• retrieving that address,
      • adding the offset and
      • accessing the memory at this computed new address.
  • when declared int *b:
    • the compiler also has an address for b but this is the address of the pointer variable, not the array.
    • So accessing b[1] means:
      • retrieving that address,
      • accessing that location to get the address of the array
      • adding an offset to this address and then
      • accessing the final memory location.
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Thanks so much for asking this question and writing this answer. It filled a gap in my C knowledge that I didn't know I had! –  Floris Feb 23 at 19:57
// in file2.c

extern int *b; // b is declared as a pointer to an integer

// in file1.c

int b[2] = {100, 101}; // b is defined and initialized as an array of 2 ints

The linker links them both to same memory address, however since the symbol b has different types in file1.c and file2.c, the same memory location is interpreted differently.

// in file2.c

int x2;  // assuming sizeof(int) == 4
x2 = b[1]; // b[1] == *(b+1) == *(100 + 1) == *(104) --> segfault

b[1] is evaluated first as *(b+1). This means get the value at the memory location b is bound to, add 1 to it (pointer arithmetic) to get a new address, load that value into the CPU register, store that value at the location x2 is bound to. So, the value at the location b is bound to is 100, add 1 to it to get 104 (pointer arithmetic; sizeof *b is 4) and get the value at the address 104! This is wrong and undefined behaviour and most likely will cause program crash.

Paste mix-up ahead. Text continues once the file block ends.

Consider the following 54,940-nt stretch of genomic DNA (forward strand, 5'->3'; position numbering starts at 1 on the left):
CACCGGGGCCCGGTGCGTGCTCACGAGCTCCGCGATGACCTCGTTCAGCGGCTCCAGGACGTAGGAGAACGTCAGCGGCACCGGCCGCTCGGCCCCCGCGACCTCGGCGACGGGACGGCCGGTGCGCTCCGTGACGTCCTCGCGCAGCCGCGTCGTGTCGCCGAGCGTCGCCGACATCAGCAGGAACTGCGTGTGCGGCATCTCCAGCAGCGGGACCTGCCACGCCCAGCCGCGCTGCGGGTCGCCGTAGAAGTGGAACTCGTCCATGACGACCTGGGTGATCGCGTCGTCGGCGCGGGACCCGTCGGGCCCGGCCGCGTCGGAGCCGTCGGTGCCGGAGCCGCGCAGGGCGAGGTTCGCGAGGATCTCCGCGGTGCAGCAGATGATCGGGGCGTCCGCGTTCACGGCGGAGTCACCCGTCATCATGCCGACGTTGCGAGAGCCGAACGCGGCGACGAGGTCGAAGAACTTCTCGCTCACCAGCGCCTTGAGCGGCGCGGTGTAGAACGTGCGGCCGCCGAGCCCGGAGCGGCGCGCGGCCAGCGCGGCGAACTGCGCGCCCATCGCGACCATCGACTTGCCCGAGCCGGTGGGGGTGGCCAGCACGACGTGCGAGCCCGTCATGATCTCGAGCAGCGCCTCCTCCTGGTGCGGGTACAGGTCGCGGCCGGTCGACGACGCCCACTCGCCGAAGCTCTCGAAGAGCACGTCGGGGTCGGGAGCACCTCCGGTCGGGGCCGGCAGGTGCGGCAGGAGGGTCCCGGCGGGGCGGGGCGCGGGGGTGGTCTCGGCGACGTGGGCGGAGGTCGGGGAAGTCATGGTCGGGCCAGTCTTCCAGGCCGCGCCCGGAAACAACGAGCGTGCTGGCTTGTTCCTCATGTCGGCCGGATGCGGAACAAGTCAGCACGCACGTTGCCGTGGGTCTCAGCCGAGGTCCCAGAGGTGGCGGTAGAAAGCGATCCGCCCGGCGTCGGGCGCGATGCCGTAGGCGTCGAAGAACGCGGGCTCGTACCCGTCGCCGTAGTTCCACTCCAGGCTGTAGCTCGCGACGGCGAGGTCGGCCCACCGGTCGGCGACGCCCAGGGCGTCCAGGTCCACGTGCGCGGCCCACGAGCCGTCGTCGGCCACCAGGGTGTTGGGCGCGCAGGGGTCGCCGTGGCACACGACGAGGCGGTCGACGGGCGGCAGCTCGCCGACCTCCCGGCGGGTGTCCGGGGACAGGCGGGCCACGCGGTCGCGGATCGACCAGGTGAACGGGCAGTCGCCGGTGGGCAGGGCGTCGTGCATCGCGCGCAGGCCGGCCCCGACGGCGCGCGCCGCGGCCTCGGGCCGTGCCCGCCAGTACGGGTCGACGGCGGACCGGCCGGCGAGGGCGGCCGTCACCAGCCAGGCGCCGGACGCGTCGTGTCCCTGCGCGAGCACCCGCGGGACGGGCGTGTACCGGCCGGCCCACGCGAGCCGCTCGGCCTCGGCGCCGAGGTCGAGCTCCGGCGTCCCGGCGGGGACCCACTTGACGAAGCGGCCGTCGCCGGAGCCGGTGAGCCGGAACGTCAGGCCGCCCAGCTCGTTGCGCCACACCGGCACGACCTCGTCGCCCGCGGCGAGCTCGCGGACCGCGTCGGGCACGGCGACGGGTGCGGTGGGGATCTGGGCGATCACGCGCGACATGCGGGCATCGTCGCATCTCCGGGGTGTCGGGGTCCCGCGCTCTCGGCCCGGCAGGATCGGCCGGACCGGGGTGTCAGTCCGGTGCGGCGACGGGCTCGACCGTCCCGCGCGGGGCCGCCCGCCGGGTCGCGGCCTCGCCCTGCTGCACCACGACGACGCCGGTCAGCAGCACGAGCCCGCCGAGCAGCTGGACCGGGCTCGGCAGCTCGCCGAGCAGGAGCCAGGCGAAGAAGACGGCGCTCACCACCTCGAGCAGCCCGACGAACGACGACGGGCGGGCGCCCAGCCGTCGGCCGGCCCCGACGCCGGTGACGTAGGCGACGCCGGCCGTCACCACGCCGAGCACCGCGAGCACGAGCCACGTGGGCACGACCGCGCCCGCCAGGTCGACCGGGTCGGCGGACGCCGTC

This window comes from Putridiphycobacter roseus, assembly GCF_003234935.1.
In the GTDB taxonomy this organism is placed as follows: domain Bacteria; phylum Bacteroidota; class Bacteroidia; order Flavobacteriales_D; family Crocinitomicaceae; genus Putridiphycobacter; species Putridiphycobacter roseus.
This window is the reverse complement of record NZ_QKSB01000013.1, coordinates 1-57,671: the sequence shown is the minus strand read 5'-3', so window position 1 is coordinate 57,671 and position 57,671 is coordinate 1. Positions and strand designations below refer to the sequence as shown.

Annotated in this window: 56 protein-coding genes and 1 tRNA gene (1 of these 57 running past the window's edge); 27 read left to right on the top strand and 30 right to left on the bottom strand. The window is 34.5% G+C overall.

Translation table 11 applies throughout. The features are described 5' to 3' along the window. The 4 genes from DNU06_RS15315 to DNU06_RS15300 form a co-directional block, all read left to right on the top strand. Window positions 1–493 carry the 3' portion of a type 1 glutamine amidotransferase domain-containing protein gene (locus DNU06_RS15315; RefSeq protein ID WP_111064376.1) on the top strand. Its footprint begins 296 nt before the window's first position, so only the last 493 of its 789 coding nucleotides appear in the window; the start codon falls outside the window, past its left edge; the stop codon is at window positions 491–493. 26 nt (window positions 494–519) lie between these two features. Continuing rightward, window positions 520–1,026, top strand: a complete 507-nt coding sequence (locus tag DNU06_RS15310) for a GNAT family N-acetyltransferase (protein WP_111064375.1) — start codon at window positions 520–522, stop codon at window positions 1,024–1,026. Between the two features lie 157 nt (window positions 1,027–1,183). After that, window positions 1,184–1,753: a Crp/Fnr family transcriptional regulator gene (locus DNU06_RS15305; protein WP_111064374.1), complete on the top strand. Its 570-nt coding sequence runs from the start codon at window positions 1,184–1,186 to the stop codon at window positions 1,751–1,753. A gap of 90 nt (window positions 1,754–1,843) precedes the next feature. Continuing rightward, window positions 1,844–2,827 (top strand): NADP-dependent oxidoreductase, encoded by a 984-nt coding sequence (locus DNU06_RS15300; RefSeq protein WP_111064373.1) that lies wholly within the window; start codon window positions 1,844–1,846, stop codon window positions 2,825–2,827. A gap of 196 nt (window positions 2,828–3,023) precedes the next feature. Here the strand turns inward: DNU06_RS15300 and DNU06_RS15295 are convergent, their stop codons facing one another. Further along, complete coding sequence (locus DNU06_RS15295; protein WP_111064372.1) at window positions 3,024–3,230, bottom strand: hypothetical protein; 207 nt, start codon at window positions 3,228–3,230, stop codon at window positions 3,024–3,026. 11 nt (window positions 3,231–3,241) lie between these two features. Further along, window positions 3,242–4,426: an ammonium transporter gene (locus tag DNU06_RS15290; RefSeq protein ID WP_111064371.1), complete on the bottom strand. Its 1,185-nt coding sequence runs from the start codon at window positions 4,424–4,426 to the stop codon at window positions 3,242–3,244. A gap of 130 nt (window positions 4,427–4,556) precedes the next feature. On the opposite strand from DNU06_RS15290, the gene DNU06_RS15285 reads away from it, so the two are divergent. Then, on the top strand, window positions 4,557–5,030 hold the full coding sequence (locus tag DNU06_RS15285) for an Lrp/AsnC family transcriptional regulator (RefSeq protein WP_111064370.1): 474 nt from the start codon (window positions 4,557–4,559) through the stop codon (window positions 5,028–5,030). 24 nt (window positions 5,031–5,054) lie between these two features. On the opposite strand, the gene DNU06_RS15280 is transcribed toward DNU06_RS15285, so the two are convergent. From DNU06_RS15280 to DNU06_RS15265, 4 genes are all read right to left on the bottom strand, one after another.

There is a difference in how the elements of an array are accessed and how the values pointed to by a pointer are accessed. Let's take an example.

int a[] = {100, 800};
int *b = a;

a is an array of 2 integers and b is a pointer to an integer initialized to the address of the first element of a. Now when a[1] is accessed, it means get whatever is there at offset 1 from the address of a[0], the address (and the next block) to which the symbol a is bound. That's one assembly instruction. It's as if some information is embedded into the array symbol so that the CPU can fetch an element at an offset from the base address of the array in one instruction. When you access *b or b[0] or b[1], you first get the content of b which is an address, then do the pointer arithmetic to get a new address and then get whatever is there at that address. So the CPU has to first load the content of b, evaluate b+1 (for b[1]) and then load the content at address b+1. That's two assembly instructions.